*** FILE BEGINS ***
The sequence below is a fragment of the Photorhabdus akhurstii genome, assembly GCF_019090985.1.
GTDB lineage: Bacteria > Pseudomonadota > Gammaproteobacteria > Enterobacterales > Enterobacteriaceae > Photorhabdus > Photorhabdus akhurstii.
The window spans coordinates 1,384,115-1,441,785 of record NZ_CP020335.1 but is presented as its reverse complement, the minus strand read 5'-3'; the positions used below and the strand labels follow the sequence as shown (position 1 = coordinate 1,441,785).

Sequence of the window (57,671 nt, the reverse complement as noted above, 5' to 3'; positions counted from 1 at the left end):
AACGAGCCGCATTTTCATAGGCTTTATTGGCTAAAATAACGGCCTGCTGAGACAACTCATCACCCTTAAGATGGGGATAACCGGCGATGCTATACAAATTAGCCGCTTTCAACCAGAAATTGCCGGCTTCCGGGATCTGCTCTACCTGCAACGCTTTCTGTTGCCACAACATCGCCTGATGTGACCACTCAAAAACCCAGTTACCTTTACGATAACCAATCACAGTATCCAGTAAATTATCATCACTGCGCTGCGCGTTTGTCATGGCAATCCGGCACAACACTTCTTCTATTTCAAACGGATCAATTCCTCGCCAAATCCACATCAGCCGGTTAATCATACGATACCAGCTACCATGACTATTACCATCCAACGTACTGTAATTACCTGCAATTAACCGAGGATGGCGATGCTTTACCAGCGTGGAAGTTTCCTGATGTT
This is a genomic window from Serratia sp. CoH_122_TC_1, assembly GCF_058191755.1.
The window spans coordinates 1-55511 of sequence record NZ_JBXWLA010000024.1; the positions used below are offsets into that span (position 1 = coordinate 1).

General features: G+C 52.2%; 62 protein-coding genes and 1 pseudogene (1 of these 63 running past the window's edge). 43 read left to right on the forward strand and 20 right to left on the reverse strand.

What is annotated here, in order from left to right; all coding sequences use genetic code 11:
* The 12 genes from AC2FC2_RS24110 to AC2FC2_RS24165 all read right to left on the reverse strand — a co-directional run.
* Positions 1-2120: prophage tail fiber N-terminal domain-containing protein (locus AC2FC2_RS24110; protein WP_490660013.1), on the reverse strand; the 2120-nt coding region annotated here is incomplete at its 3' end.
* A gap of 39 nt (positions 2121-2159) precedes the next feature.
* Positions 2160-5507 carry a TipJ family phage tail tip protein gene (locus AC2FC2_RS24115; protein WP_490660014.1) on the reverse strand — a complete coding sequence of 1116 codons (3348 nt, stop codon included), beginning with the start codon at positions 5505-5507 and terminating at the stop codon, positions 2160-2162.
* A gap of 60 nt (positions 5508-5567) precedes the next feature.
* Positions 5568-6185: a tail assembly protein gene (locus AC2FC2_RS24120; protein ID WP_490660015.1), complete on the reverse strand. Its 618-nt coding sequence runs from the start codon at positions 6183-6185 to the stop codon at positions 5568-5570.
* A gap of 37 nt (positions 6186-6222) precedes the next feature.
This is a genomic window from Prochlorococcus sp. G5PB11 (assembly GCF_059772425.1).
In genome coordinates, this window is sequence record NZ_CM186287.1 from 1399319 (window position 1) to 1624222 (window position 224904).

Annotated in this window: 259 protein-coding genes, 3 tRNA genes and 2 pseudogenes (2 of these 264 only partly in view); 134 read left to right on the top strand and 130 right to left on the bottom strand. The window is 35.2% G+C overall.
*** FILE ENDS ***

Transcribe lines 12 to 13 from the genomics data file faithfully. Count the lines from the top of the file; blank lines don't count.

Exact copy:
* A gap of 39 nt (positions 2121-2159) precedes the next feature.
* Positions 2160-5507 carry a TipJ family phage tail tip protein gene (locus AC2FC2_RS24115; protein WP_490660014.1) on the reverse strand — a complete coding sequence of 1116 codons (3348 nt, stop codon included), beginning with the start codon at positions 5505-5507 and terminating at the stop codon, positions 2160-2162.